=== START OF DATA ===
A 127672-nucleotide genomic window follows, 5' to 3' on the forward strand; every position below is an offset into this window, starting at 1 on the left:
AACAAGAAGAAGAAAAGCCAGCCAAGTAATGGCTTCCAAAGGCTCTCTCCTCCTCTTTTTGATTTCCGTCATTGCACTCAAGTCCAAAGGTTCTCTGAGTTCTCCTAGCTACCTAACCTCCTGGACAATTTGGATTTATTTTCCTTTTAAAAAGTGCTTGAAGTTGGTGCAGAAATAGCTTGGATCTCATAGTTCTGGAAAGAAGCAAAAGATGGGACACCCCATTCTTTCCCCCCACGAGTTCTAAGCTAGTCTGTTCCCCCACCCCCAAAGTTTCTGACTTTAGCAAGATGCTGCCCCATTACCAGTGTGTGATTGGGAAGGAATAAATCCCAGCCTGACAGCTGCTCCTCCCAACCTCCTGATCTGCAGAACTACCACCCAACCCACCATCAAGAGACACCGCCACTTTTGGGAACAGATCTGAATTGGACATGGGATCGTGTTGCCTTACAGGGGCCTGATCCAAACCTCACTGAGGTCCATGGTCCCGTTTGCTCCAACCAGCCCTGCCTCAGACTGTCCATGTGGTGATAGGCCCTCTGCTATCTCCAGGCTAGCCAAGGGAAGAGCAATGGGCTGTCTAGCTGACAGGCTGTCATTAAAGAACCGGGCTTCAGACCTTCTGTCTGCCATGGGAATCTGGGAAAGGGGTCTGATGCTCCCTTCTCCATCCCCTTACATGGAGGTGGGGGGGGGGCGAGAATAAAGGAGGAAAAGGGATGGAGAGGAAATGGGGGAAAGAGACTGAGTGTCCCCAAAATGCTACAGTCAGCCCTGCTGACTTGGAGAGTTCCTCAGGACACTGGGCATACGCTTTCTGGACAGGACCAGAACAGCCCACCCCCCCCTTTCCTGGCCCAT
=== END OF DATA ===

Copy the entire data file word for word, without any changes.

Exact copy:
A 127672-nucleotide genomic window follows, 5' to 3' on the forward strand; every position below is an offset into this window, starting at 1 on the left:
AACAAGAAGAAGAAAAGCCAGCCAAGTAATGGCTTCCAAAGGCTCTCTCCTCCTCTTTTTGATTTCCGTCATTGCACTCAAGTCCAAAGGTTCTCTGAGTTCTCCTAGCTACCTAACCTCCTGGACAATTTGGATTTATTTTCCTTTTAAAAAGTGCTTGAAGTTGGTGCAGAAATAGCTTGGATCTCATAGTTCTGGAAAGAAGCAAAAGATGGGACACCCCATTCTTTCCCCCCACGAGTTCTAAGCTAGTCTGTTCCCCCACCCCCAAAGTTTCTGACTTTAGCAAGATGCTGCCCCATTACCAGTGTGTGATTGGGAAGGAATAAATCCCAGCCTGACAGCTGCTCCTCCCAACCTCCTGATCTGCAGAACTACCACCCAACCCACCATCAAGAGACACCGCCACTTTTGGGAACAGATCTGAATTGGACATGGGATCGTGTTGCCTTACAGGGGCCTGATCCAAACCTCACTGAGGTCCATGGTCCCGTTTGCTCCAACCAGCCCTGCCTCAGACTGTCCATGTGGTGATAGGCCCTCTGCTATCTCCAGGCTAGCCAAGGGAAGAGCAATGGGCTGTCTAGCTGACAGGCTGTCATTAAAGAACCGGGCTTCAGACCTTCTGTCTGCCATGGGAATCTGGGAAAGGGGTCTGATGCTCCCTTCTCCATCCCCTTACATGGAGGTGGGGGGGGGGCGAGAATAAAGGAGGAAAAGGGATGGAGAGGAAATGGGGGAAAGAGACTGAGTGTCCCCAAAATGCTACAGTCAGCCCTGCTGACTTGGAGAGTTCCTCAGGACACTGGGCATACGCTTTCTGGACAGGACCAGAACAGCCCACCCCCCCCTTTCCTGGCCCAT